Miami tech company in talks to replace FTX as new sponsor for the Miami Heat arena

The Miami Heat’s brief era playing in the Miami-Dade Arena may be coming to an end before the playoffs as Miami-Dade County tries to land a new naming-rights deal with a global software company with headquarters on Brickell Avenue.

Kaseya is in talks with the administration of Mayor Daniella Levine Cava to finalize a deal for putting its name on the waterfront arena that’s owned by the county and managed by the Heat, Levine Cava’s office confirmed Thursday afternoon.

READ MORE: Miami Heat to play in FTX Arena after county approves $135M deal with crypto exchange

The potential deal follows the collapse of the arena’s prior sponsor: the FTX crypto exchange, which signed a $135 million naming-rights agreement in 2021 with Miami-Dade only to file bankruptcy late last year after fraud allegations and criminal charges against then-CEO Sam Bankman-Fried.

A bankruptcy court voided the county’s FTX agreement in January, and the facility is temporarily being called “the Miami-Dade Arena.”

Sources familiar with the talks say a deal is close with Kaseya, with the administration hoping to get a final agreement before the County Commission at its April 4 meeting. Clues about the potential agreement are already online.

In January, someone registered the website, roughly the same time that @kaseyaarena appeared on Twitter in an account that remains locked.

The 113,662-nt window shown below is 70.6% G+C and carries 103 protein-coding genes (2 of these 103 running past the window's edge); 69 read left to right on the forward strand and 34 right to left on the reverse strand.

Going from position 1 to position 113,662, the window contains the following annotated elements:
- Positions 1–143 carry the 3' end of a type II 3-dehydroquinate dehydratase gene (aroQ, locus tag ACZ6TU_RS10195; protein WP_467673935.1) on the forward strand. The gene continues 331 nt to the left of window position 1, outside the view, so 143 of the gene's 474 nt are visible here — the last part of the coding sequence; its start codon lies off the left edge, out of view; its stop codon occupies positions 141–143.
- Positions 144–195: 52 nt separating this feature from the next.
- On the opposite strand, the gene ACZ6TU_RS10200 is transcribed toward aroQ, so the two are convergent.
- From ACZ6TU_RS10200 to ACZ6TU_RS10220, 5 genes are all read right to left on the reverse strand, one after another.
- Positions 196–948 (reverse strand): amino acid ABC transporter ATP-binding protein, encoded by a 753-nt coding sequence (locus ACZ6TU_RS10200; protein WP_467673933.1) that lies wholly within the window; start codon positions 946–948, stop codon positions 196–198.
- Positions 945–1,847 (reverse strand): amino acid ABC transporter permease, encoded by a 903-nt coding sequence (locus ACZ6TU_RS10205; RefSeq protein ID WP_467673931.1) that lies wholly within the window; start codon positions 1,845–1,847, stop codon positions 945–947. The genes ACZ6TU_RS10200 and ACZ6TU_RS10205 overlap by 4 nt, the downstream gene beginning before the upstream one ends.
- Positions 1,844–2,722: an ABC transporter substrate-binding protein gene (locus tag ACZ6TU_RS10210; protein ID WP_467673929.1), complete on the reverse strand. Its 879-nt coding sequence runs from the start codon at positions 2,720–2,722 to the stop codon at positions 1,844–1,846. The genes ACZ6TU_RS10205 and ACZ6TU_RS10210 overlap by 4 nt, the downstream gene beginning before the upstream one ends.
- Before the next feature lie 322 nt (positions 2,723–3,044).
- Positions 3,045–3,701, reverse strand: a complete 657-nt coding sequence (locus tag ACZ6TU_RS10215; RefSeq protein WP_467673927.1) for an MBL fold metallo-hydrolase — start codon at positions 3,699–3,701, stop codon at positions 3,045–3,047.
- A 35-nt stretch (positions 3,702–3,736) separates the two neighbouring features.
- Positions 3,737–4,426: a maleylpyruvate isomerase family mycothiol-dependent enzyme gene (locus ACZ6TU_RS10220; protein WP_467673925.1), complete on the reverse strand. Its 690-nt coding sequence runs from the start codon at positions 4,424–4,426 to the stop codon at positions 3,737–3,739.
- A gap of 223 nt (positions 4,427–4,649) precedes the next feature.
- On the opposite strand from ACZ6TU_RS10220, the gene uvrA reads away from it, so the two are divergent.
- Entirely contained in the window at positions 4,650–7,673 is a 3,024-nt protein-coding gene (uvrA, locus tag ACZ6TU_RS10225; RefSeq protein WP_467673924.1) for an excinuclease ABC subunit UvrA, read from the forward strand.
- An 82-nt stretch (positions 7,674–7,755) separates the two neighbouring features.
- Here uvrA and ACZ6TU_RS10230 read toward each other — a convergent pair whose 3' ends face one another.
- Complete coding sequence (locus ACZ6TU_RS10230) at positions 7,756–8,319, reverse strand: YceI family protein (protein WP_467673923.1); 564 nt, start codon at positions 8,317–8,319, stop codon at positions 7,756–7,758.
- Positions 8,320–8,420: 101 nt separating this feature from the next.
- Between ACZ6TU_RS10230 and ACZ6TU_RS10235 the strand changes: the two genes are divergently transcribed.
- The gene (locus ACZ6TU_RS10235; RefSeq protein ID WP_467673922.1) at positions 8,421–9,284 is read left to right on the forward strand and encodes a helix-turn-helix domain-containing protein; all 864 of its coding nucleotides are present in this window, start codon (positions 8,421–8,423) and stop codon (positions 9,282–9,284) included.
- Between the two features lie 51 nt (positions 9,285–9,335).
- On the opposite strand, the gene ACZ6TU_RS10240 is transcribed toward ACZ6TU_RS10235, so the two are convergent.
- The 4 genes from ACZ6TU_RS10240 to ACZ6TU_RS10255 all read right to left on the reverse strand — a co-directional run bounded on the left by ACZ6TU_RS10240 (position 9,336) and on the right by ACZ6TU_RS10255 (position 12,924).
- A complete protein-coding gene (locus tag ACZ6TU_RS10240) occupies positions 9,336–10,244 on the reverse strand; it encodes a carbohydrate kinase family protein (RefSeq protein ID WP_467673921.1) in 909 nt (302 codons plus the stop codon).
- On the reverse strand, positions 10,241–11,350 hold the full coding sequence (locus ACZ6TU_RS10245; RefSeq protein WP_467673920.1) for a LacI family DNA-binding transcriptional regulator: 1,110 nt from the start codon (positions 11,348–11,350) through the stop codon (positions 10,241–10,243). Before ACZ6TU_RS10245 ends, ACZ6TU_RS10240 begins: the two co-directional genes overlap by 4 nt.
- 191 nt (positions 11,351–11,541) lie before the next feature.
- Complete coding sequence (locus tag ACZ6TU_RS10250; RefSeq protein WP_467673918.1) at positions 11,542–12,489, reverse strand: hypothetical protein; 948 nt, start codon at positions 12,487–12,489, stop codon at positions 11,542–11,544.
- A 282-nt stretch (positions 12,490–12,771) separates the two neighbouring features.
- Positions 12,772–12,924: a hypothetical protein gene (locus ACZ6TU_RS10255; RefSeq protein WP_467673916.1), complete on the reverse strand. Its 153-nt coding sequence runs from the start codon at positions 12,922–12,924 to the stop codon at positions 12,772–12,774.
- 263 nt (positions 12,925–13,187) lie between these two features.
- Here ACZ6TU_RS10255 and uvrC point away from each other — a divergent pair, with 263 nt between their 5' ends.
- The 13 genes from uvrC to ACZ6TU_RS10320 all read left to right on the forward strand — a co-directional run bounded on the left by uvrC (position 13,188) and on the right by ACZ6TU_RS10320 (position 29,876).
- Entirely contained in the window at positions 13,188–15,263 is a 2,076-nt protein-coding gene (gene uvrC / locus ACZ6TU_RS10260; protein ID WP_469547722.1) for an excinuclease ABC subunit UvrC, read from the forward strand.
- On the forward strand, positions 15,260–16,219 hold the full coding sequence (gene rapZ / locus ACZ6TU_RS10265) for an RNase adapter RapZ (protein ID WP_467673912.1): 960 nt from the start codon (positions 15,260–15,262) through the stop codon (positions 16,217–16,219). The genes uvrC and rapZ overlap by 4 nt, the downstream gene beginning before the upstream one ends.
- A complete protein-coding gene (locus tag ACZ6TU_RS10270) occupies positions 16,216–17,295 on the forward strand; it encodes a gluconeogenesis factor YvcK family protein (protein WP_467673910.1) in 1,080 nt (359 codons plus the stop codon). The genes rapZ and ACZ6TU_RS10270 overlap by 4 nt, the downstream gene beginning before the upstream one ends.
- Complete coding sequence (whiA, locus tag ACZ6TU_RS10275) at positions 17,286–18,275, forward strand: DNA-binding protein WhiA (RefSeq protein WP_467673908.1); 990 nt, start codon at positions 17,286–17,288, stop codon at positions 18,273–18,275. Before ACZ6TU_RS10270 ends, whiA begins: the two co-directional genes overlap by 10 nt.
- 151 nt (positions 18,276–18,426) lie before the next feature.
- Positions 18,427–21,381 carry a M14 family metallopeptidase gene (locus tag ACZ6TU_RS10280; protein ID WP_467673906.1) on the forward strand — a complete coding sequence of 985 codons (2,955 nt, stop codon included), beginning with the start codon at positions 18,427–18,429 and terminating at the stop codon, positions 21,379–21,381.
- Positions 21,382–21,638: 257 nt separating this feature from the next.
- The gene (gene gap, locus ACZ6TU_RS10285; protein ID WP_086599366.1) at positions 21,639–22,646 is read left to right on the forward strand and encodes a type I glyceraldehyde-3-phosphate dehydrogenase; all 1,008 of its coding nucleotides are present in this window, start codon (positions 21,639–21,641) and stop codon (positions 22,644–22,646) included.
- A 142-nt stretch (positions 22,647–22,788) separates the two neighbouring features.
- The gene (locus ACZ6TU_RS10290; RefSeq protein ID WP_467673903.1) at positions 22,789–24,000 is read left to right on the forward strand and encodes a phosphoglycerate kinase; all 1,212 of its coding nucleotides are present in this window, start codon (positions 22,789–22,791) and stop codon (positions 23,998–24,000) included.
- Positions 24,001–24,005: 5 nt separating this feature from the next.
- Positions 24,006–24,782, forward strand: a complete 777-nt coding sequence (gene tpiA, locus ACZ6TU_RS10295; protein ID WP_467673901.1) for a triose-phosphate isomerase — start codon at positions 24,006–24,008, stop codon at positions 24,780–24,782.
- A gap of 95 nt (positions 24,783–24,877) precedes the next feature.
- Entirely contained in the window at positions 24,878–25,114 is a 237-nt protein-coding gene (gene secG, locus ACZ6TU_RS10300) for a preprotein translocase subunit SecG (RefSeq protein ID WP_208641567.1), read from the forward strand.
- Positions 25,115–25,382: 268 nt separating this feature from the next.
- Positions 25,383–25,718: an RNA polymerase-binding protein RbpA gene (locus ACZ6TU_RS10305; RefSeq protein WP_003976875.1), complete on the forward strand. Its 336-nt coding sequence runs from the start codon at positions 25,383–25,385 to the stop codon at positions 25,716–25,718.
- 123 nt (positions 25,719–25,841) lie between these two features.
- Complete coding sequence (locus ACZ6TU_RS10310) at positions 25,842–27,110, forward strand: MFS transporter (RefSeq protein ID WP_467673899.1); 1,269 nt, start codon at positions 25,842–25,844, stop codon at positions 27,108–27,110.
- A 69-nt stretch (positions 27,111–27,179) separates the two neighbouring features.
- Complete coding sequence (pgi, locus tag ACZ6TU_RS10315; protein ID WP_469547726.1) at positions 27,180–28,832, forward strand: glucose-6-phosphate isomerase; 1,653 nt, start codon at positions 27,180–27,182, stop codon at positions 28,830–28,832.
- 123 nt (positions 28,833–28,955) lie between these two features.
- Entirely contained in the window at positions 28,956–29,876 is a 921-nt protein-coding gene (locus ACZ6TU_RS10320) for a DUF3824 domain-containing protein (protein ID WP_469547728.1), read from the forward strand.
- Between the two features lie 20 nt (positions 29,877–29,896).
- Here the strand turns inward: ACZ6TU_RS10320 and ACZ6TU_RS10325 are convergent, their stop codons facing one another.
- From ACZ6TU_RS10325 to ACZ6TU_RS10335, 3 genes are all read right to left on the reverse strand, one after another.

Radio personality Javier Romero, far left, joined Roland Sanchez-Medina Jr., Chairman, and Liliam M. Lopez, President-CEO, of the South Florida Hispanic Chamber of Commerce, as they presented Fred Voccola, Kaseya CEO, with the SFLHCC’s Global Excellence in Technology & Innovation Award during the SFLHCC Havana in the 50s Gala at the Biltmore Hotel in Coral Gables on Friday, Feb. 24, 2023.

In a statement, Levine Cava’s office confirmed a deal may be close.

“Miami-Dade County is currently in active negotiations with Kaseya for a new naming rights agreement for the Miami-Dade Arena,” the statement read, using the arena’s temporary name after a bankruptcy court canceled the FTX agreement in January. “As soon as a potential deal is finalized we look forward to sharing more details with the Board of County Commissioners for their approval, and with our community.”

Commissioners last month approved a $4.6 million subsidy for Kaseya as an incentive for expanding its headquarters staff with 3,400 jobs. The money only gets paid if Kaseya hits the promised hiring targets in future years

Founded in 2000 in Silicon Valley, it relocated to Miami around 2015. At that time, it had about 50 employees. Today it has 4,500 employees worldwide.

Representatives of the Heat and Kaseya were not available for comment Thursday.

READ MORE: Kaseya on a hiring spree, and Miami-Dade pledges millions of goals met

If Kaseya lands the agreement, it would be the arena’s third corporate sponsor and the one that brings the lowest profile to the venue. The arena’s original naming-rights sponsor was American Airlines, followed by FTX, then a brand at the forefront of what was a crypto boom and, in Bankman-Friend, a CEO who earned fame as a “blockchain billionaire.”

Kaseya creates and markets business software.

No details of a potential agreement were released, including how much Kaseya wants to pay for the sponsorship agreement. FTX’s 19-year deal averaged $7 million a year, with $15 million paid through 2022 in the front-loaded agreement.

Levine Cava and commissioners pledged the FTX money to a string of new recreational and police programs under the “Peace and Prosperity Plan” aimed at curbing youth violence, so the loss of the sponsorship deal meant a budget crunch if the mayor couldn’t find a replacement.

Miami Herald staff writer Anthony Chiang contributed to this report.